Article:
A number of new genres of television shows have become extremely popular in recent years, due in large part to the wider exposure of specialized networks and the general expansion that always permeates the entertainment industry. For example, there are a number of shows that revolve around “dark creatures” – such as vampires, zombies, etc. – that have become very popular just in the last two years. However, even more sweepingly popular, because of its variety, is the concept of cooking shows, or rather, food-related shows, which have become some of the most popular items on direct tv. Generally, there are three types of food related shows – informative, instructional, and competitive. Here is a brief glance at each type.

Informative cooking shows strive to show you things about the food or cooking industries. This of course can have a good deal of variety within itself. It may apply to showing an audience the best restaurants in a certain area, or simply some of the best dishes around. Consider “Man Vs. Food” as an example. In this show, the charismatic, food-obsessed host Adam Richman travels the country exploring towns for their most famous restaurants and dishes. Each episode culminates in an eating challenge in which Richman devours something either deathly spicy or shockingly huge. It’s a great show for showing off the top restaurants in popular areas, as well as some decadent treats and dishes.

Instructional cooking shows are more about showing the audience how to prepare certain types of dishes or meals. There are many different shows that follow this basic formula, and often the audience sees fit to literally cook along with the host. One good example is “Boy Meets Grill,” in which star chef Bobby Flay shows his audience different tips not only for how to cook great food, but how to throw an amazing barbecue. These shows, in general, are very helpful for those who have culinary interests or inclinations.

Finally, there are competitive cooking shows, which may well be the most popular. These shows – such as “Top Chef” – feature host chefs, celebrity chefs, and cooking contestants, who compete for who can make the best dish, often with all of them using a single ingredient at the core of the dishes. Generally, contestants are eliminated one by one, until only one chef remains, and is crowned Top Chef. This can be instructional, as you do get to see amazing food created, but it is meant primarily for entertainment purposes.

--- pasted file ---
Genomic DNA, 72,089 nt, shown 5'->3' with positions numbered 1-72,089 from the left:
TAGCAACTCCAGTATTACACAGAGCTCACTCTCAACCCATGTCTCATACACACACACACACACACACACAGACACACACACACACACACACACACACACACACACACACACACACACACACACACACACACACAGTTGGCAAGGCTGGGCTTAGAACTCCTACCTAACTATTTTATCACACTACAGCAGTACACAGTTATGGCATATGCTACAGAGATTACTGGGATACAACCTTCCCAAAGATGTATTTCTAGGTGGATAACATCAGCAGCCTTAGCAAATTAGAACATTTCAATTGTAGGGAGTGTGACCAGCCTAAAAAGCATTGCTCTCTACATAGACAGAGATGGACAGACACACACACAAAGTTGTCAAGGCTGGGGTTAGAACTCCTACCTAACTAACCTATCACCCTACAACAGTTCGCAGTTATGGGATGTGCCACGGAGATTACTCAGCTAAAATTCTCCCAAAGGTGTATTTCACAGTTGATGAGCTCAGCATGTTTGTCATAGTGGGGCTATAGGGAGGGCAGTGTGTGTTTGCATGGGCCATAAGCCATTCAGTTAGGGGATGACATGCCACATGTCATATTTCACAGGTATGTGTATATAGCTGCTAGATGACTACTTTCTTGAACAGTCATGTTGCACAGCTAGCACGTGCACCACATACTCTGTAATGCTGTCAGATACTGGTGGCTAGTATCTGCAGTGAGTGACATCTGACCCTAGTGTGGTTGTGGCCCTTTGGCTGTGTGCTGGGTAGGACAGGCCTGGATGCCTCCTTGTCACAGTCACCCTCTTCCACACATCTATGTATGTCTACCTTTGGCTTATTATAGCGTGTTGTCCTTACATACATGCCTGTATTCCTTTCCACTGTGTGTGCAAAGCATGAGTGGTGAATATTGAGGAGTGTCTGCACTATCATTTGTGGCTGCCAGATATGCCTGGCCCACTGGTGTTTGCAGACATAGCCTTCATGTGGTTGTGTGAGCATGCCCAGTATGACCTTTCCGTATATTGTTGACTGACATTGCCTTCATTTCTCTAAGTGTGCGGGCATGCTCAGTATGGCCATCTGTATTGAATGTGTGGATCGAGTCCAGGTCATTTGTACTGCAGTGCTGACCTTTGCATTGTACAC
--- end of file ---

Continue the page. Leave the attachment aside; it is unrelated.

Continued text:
Two great food shows right now

There are so many food related TV shows now that it gets mind-blowing to try and watch them all or to even DVR them all. But I want to turn you on to two that have new seasons happening now that you should absolutely watch, especially if you are a foodie.


The first is “Top Chef: Texas” on Bravo. I haven’t watched this week’s episode yet but caught the season premiere last week. The production company Magical Elves consistently hits home runs with their shows, especially this one. This year it’s big, just like the state of Texas, and in addition to regular judges Padma Lakshmi (host), Tom Colicchio and Gail Simmons, they have added Emeril Lagasse and Hugh Acheson. And they began with something like 30 contestants, but only half or so of which will actually wear the Top Chef chef coats and have a real chance to compete for the title of Top Chef. This show airs on Wednesday nights on Bravo, and if you haven’t seen it, you have to check it out. This is one show that knows how to keep us interested and just delivers quality shows every week. I can’t wait to see how this season progresses.


The other show is “The Next Iron Chef: Super Chefs” on Food Network. The “Next Iron Chef” reality show brought us the likes of Jose Garces and Michael Symon, but this season is like no other. This time, they have all celebrity chefs, many of which we have already seen on Food Network such as Beau McMillan, Anne Burrell, Robert Irvine, Geoffrey Zakarian, Alex Guarnaschelli, Michael Chiarello and Marcus Samuelsson. Sign me up! So far two episodes have aired, and it’s clear that the level of competition is maybe like no other show that Food Network has ever seen, mainly because of how incredibly talented each chef is. Whoever came up with the idea of going this route as opposed to finding ten great restaurant chefs we have never heard of? Genius. This one airs Sunday nights on Food Network.

That’s it for now. There are more great shows going on and many more holiday themed shows we can talk about, but I think you should check these two out before the seasons get too old.

Related Posts